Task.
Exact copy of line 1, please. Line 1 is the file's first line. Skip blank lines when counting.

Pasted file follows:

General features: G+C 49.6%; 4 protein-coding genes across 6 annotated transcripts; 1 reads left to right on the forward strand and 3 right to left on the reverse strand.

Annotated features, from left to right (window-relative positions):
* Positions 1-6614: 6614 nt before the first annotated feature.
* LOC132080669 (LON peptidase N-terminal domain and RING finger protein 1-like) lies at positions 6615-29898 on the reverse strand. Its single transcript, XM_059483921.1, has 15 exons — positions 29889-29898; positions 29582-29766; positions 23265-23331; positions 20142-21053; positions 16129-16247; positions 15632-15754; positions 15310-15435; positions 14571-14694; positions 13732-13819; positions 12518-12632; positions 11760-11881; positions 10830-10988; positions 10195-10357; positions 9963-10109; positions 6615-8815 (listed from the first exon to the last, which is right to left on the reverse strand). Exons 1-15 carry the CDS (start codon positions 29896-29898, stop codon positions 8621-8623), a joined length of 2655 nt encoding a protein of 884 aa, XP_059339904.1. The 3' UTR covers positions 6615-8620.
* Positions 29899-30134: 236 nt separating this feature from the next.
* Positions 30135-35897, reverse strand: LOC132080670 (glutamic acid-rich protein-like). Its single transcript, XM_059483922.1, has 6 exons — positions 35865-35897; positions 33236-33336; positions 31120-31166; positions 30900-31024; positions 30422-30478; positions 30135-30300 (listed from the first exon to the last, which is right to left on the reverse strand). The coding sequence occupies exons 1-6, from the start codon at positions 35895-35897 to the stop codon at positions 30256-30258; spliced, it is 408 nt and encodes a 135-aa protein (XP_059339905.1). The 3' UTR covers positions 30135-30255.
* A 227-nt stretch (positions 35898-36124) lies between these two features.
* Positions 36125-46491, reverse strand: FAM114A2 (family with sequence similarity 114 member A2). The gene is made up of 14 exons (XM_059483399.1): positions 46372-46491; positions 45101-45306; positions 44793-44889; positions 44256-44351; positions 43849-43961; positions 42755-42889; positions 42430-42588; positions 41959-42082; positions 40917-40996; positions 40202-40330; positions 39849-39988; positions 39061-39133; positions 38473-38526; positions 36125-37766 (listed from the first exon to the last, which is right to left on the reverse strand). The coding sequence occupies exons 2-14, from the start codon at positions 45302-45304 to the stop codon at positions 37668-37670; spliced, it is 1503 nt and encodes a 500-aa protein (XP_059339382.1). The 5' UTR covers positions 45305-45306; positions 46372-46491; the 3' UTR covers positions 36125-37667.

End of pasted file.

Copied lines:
General features: G+C 49.6%; 4 protein-coding genes across 6 annotated transcripts; 1 reads left to right on the forward strand and 3 right to left on the reverse strand.